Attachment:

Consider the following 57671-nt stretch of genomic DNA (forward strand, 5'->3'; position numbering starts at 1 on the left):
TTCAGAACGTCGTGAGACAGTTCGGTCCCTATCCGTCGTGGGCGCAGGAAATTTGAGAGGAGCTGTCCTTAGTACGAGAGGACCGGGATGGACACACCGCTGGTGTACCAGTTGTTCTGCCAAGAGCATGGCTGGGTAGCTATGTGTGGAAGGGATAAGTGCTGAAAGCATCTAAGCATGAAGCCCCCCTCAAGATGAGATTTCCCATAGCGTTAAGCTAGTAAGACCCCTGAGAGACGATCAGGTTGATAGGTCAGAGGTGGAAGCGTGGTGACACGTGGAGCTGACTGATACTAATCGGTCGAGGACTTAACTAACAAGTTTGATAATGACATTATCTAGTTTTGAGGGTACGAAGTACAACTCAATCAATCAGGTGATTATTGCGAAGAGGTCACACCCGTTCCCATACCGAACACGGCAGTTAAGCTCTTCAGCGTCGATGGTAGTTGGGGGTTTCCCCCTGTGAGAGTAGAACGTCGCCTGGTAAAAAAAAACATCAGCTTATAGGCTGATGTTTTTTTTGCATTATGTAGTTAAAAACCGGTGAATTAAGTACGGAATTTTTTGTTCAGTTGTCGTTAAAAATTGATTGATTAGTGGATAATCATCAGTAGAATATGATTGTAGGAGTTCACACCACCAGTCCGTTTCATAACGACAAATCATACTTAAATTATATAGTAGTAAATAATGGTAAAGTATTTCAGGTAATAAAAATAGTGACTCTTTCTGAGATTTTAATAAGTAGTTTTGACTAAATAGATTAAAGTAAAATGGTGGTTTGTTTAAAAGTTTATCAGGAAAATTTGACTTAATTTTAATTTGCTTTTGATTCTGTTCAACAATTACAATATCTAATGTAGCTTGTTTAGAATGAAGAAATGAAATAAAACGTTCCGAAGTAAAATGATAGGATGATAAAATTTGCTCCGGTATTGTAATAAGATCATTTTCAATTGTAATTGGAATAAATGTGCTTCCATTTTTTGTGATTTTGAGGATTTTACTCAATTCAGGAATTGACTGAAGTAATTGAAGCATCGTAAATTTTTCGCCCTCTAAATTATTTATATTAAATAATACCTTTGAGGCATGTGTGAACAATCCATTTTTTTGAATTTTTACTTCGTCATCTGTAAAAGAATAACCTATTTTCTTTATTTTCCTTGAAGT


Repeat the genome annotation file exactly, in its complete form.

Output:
Consider the following 57671-nt stretch of genomic DNA (forward strand, 5'->3'; position numbering starts at 1 on the left):
TTCAGAACGTCGTGAGACAGTTCGGTCCCTATCCGTCGTGGGCGCAGGAAATTTGAGAGGAGCTGTCCTTAGTACGAGAGGACCGGGATGGACACACCGCTGGTGTACCAGTTGTTCTGCCAAGAGCATGGCTGGGTAGCTATGTGTGGAAGGGATAAGTGCTGAAAGCATCTAAGCATGAAGCCCCCCTCAAGATGAGATTTCCCATAGCGTTAAGCTAGTAAGACCCCTGAGAGACGATCAGGTTGATAGGTCAGAGGTGGAAGCGTGGTGACACGTGGAGCTGACTGATACTAATCGGTCGAGGACTTAACTAACAAGTTTGATAATGACATTATCTAGTTTTGAGGGTACGAAGTACAACTCAATCAATCAGGTGATTATTGCGAAGAGGTCACACCCGTTCCCATACCGAACACGGCAGTTAAGCTCTTCAGCGTCGATGGTAGTTGGGGGTTTCCCCCTGTGAGAGTAGAACGTCGCCTGGTAAAAAAAAACATCAGCTTATAGGCTGATGTTTTTTTTGCATTATGTAGTTAAAAACCGGTGAATTAAGTACGGAATTTTTTGTTCAGTTGTCGTTAAAAATTGATTGATTAGTGGATAATCATCAGTAGAATATGATTGTAGGAGTTCACACCACCAGTCCGTTTCATAACGACAAATCATACTTAAATTATATAGTAGTAAATAATGGTAAAGTATTTCAGGTAATAAAAATAGTGACTCTTTCTGAGATTTTAATAAGTAGTTTTGACTAAATAGATTAAAGTAAAATGGTGGTTTGTTTAAAAGTTTATCAGGAAAATTTGACTTAATTTTAATTTGCTTTTGATTCTGTTCAACAATTACAATATCTAATGTAGCTTGTTTAGAATGAAGAAATGAAATAAAACGTTCCGAAGTAAAATGATAGGATGATAAAATTTGCTCCGGTATTGTAATAAGATCATTTTCAATTGTAATTGGAATAAATGTGCTTCCATTTTTTGTGATTTTGAGGATTTTACTCAATTCAGGAATTGACTGAAGTAATTGAAGCATCGTAAATTTTTCGCCCTCTAAATTATTTATATTAAATAATACCTTTGAGGCATGTGTGAACAATCCATTTTTTTGAATTTTTACTTCGTCATCTGTAAAAGAATAACCTATTTTCTTTATTTTCCTTGAAGT